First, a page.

Scientists have discovered a way of making naughty food healthy

Scientists at Anglia Ruskin University are carrying out research that promises to make some of our favourite processed foods healthier.

A talk in Cambridge this Saturday, dubbed “Burgers, bacteria and heart disease: Making sense of the processed food debate”, will unveil how some of the nation’s most loved meals could become far less harmful.

Dr Erridge has discovered that many processed foods contain chemicals that cause our immune systems to be over-activated.

Molecules called PAMPs (pathogen associated molecular pattern) are released by a certain type of bacteria that tends to grow in commonly-used ingredients of many processed foods, with minced meat and chopped onion particularly susceptible.

When our body detects these chemicals, inflammation is triggered. This inflammation is thought to increase our risk of developing heart disease and type II diabetes. In a recent study, the researchers found that a diet low in PAMPs reduced inflammation within just one week.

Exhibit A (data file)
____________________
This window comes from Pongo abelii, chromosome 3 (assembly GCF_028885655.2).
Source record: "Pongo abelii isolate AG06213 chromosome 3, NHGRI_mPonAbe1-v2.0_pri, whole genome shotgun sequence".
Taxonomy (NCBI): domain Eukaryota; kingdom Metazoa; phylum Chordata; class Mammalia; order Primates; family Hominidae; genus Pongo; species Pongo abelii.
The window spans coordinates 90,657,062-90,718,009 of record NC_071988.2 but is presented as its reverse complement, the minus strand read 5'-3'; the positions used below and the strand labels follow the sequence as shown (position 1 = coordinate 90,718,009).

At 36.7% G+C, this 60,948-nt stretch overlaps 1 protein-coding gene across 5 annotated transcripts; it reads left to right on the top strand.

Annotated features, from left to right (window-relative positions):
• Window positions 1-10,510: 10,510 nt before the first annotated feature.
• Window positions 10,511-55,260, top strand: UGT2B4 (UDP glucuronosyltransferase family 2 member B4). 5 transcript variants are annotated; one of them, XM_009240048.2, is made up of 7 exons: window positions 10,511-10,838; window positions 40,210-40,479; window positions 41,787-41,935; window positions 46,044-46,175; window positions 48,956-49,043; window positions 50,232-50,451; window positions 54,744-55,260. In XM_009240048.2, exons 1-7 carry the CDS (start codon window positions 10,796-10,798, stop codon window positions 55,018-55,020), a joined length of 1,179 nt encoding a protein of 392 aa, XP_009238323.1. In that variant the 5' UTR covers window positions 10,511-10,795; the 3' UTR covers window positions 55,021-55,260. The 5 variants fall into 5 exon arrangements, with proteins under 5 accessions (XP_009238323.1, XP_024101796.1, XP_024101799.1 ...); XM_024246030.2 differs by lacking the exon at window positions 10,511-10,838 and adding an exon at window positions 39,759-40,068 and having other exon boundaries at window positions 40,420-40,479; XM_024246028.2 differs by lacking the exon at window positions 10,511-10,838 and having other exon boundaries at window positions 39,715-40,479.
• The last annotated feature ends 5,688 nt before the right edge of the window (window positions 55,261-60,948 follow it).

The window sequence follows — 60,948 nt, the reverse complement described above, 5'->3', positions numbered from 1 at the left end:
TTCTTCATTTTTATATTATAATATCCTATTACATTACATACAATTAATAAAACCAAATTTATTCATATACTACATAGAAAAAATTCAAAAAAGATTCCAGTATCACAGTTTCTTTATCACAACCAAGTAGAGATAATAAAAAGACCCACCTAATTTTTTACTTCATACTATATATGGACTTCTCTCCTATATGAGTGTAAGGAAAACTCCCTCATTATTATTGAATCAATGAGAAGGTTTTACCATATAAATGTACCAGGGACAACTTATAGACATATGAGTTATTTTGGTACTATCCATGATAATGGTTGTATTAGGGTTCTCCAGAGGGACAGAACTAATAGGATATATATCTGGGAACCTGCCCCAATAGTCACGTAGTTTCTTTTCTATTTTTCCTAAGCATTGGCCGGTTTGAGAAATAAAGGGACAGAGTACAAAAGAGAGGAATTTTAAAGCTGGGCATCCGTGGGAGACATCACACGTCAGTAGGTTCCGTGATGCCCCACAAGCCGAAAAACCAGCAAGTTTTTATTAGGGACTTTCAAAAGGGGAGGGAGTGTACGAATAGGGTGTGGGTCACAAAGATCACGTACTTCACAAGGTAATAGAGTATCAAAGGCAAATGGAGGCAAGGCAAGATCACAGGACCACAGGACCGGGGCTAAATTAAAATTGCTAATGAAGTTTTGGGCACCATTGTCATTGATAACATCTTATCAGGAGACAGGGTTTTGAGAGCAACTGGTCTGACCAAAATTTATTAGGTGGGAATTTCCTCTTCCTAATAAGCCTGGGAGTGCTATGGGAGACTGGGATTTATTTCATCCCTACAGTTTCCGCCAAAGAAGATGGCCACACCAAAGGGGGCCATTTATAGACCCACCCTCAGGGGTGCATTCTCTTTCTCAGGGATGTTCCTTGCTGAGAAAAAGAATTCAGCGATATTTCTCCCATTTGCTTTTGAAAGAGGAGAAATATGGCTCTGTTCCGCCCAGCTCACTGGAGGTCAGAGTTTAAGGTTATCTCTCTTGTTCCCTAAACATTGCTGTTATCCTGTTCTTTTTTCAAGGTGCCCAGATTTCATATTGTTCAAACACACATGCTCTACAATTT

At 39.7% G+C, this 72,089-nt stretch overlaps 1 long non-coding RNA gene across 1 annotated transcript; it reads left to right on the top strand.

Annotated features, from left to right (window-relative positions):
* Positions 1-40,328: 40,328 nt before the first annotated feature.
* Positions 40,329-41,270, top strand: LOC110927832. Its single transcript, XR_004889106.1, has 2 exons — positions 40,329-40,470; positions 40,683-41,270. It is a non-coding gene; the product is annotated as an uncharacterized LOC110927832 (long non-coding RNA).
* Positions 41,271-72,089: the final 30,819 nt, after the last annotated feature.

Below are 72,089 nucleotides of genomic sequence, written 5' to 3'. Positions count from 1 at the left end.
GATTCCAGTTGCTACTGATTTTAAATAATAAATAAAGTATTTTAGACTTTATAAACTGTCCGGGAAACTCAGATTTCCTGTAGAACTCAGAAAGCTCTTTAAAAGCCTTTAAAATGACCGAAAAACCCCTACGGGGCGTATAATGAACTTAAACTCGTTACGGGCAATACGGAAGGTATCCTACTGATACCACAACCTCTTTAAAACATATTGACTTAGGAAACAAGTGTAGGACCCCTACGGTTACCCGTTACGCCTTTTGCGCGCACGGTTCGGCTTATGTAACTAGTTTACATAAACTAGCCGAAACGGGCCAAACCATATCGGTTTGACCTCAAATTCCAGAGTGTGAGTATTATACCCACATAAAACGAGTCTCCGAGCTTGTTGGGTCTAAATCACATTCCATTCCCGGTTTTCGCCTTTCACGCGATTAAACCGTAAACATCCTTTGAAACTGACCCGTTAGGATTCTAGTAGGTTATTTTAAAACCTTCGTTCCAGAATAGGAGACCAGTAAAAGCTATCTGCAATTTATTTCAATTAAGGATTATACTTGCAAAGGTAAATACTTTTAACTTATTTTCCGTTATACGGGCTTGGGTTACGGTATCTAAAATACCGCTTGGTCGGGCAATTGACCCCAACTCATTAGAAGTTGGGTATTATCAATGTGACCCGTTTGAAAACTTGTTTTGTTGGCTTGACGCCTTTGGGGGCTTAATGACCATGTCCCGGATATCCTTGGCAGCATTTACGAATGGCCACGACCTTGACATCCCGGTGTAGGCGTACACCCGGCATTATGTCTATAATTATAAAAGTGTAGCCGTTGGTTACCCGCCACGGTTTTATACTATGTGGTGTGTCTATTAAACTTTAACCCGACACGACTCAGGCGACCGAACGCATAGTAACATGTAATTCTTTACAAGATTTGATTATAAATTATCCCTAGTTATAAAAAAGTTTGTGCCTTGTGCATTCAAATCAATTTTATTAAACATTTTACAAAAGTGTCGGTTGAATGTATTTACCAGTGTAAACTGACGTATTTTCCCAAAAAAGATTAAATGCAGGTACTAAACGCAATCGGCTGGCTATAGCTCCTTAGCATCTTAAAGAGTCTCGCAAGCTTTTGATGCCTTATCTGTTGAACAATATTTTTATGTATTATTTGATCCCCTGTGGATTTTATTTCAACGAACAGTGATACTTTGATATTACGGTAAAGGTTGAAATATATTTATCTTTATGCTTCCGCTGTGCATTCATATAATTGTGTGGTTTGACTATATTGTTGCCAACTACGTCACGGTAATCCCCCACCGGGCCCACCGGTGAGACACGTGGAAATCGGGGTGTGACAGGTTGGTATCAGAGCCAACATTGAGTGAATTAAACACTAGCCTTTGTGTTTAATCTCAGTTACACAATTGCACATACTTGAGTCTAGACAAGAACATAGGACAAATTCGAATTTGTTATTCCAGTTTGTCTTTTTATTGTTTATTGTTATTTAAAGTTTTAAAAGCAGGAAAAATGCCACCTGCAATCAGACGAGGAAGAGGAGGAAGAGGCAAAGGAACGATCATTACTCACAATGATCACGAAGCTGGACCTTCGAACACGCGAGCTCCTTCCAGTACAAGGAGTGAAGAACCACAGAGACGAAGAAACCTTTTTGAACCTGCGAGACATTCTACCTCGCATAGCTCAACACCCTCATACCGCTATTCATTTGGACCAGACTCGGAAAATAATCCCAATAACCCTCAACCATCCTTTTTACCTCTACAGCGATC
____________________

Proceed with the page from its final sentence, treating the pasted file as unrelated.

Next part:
Dr Erridge, Senior Lecturer in Biology of Disease at Anglia Ruskin University, said: “We found that ready meals and minced meat-based products, such as sausages and burgers, are the foodstuffs that most frequently contained high levels of PAMPs. Moderate levels were also found in many cheeses and chocolates.

“The PAMPs were found to retain their harmful properties even after cooking for up to two hours. Using the test we have developed, we believe it should be possible to help manufacturers produce almost any current food in a manner that results in a low content of PAMPs, with the same ingredients, taste and cost.”


Dr Erridge’s talk is one of 10 Cambridge Science Festival events taking place at Anglia Ruskin’s East Road campus on Saturday, 24 March.

Other free talks include “Making sense of the early years” with Dr Sarah Kuppen, and “Attraction explained: the science of how we form relationships” with Professor Viren Swami.


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